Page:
Nouns have different forms depending on how they are used. I think the clearest example in English is the he/she versus him/her distinction. In the sentence "I do not see this girl", the word "girl" is the object in a negated sentence (that is, it states what the subject is not doing). As a result, in Polish the noun "girl" is in the genitive form ("dziewczynki"). Since "this" is associated with the girl, it too is placed in the genitive ("tej"). If the sentence were instead "The girl does not see me", "girl" would be the subject, requiring the nominative form ("dziewczynka"), and "this" would follow suit ("ta").
kjsoda gives an excellent summary. Basically, we categorize words into serving different functions in a sentence. In English, we usually put them in the same order (subject, verb, object). That is, "the man rides the horse" means something different than "the horse rides the man". In the first sentence, the man is the subject of the sentence, while in the second he is the object (and vice versa for the horse).
In some languages, a word is modified depending on which function it is serving. You can see this in English with the personal pronouns.
She has a dog. ("She" is the subject of this sentence.) The dog saw her. (Her is the object of this sentence.) You see the same with him and her, I and me and who and whom. But note that these (and possibly a handful of others I'm forgetting right now) are exceptions. Notice that in the above sentences, "the dog" is in the same form in both subject and object.
In Polish, this is much more regular. Every polish noun has 7 forms depending on the function it serves.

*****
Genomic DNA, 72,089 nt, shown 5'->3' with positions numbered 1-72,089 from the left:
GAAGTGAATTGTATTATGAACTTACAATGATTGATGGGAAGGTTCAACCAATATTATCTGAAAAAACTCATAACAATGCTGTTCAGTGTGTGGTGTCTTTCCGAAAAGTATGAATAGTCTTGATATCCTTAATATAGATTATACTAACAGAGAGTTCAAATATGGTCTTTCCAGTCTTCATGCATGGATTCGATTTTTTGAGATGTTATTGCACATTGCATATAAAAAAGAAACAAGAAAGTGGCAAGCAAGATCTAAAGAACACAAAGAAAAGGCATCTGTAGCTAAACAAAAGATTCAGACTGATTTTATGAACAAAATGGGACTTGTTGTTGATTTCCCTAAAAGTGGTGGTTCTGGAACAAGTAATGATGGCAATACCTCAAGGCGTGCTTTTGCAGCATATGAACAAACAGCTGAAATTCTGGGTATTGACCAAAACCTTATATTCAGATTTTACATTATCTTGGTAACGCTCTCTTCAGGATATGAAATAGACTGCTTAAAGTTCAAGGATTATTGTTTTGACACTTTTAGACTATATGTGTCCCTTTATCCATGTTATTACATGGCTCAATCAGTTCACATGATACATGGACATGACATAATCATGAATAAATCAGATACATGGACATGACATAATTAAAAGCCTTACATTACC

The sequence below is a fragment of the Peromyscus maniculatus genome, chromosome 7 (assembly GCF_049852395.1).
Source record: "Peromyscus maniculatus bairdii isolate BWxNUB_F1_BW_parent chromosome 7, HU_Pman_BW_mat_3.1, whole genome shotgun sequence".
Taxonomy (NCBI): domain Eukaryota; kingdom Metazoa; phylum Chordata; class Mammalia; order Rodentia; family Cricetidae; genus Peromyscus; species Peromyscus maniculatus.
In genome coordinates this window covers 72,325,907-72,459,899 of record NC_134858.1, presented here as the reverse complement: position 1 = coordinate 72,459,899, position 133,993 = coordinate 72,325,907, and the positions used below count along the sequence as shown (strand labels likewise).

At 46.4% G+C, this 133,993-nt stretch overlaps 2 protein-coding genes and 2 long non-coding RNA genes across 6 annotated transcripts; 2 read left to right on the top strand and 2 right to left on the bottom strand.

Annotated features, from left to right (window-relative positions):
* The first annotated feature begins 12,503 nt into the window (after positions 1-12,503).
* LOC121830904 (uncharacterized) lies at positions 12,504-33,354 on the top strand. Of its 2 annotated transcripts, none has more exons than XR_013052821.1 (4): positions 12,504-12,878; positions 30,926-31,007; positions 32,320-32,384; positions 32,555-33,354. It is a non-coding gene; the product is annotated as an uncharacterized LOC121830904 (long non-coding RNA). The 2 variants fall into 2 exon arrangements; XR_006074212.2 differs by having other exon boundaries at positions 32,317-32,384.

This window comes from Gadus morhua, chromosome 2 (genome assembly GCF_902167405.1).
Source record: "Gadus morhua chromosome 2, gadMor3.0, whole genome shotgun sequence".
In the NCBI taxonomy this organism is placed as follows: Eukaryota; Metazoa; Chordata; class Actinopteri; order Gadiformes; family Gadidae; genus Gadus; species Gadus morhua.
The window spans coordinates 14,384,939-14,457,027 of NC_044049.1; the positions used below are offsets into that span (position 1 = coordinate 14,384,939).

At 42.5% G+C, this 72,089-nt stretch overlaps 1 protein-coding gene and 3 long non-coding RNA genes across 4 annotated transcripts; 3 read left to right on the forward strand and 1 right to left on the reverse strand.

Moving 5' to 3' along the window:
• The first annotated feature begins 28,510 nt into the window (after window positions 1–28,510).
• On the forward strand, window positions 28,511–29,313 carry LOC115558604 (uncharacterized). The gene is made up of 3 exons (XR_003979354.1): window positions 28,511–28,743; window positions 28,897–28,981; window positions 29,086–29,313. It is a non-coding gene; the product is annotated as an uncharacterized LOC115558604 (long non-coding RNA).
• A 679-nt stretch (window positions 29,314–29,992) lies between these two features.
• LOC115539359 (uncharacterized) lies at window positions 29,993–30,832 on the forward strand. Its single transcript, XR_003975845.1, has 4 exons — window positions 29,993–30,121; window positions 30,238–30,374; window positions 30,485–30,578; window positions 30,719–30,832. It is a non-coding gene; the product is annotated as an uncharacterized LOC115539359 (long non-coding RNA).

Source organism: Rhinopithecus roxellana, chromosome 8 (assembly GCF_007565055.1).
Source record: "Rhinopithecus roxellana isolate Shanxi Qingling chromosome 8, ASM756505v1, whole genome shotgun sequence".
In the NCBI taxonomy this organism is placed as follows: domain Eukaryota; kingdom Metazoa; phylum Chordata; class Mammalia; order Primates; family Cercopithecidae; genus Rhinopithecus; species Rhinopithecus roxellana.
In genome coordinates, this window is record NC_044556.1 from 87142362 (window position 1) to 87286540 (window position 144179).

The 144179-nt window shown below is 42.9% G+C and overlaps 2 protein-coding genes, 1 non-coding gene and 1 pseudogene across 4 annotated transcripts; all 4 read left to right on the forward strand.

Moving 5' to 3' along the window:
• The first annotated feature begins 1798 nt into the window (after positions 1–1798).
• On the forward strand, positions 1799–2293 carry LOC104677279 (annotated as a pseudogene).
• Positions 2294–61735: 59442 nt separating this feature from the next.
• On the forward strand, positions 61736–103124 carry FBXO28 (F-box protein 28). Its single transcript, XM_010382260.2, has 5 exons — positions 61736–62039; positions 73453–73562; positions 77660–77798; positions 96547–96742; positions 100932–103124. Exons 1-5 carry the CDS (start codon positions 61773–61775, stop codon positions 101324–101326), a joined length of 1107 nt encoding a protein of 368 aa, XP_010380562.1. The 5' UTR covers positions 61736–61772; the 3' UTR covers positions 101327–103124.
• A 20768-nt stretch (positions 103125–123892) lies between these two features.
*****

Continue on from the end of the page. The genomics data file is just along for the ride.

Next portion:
I hope that between the answers, you have a better understanding now :)
As far as I'm concerned, you have to use the genitive form in negations, in sentences with nie, while otherwise you use the accusative. This would mean, that both "nie widzę ta dziewczynkę" and "widzę tej dziewczynki" were wrong. Only "widzę dziewczynkę" and "nie widzę tej dziewczynki" are right. If I've got a mistake, please correct me, but it should be right.
Follow up question: My observation is that sometimes the use of pronouns as objects changes the conventional sentence order; I believe I have seen SOV order in some preferred translations. Am I remembering correctly? If so, is there a good guideline for when to do so (e.g., do you always use SOV order in this context)?
The only thing that I'm able to say that generally pronouns shouldn't go at the end of the sentence, if this can be avoided.
So: "Nienawidzę jej" - no real alternative, it's ok. "Nie lubię jej" - still no alternative, as "Nie jej lubię" wouldn't make any sense. But if you start the sentence with "Ja", it turns into "Ja jej nienawidzę" and "Ja jej nie lubię". Because you CAN avoid putting the pronoun at the end, and putting it there would be like writing "HER" in capital letters, with a lot more emphasis.
'this girl that we are talking about'. Or maybe she's actually invisible.
Yes, I know that this is problematic, because what is perfectly natural in Polish (tej) may be kinda weird in English (this), but well, we have to keep to the direct translation here or otherwise it will be even more confusing.
You may answer with "that" any time you see a form of "tej". It's more of an interpretation, but it's correct.
"dziewczynki" is plural "girls", true.
But you also have to take cases into consideration. "widzieć" takes Accusative. A verb that needs Accusative, takes Genitive instead when negated. And just like for most feminine nouns, Genitive singular and Nominative plural are identical. And this is Genitive singular here.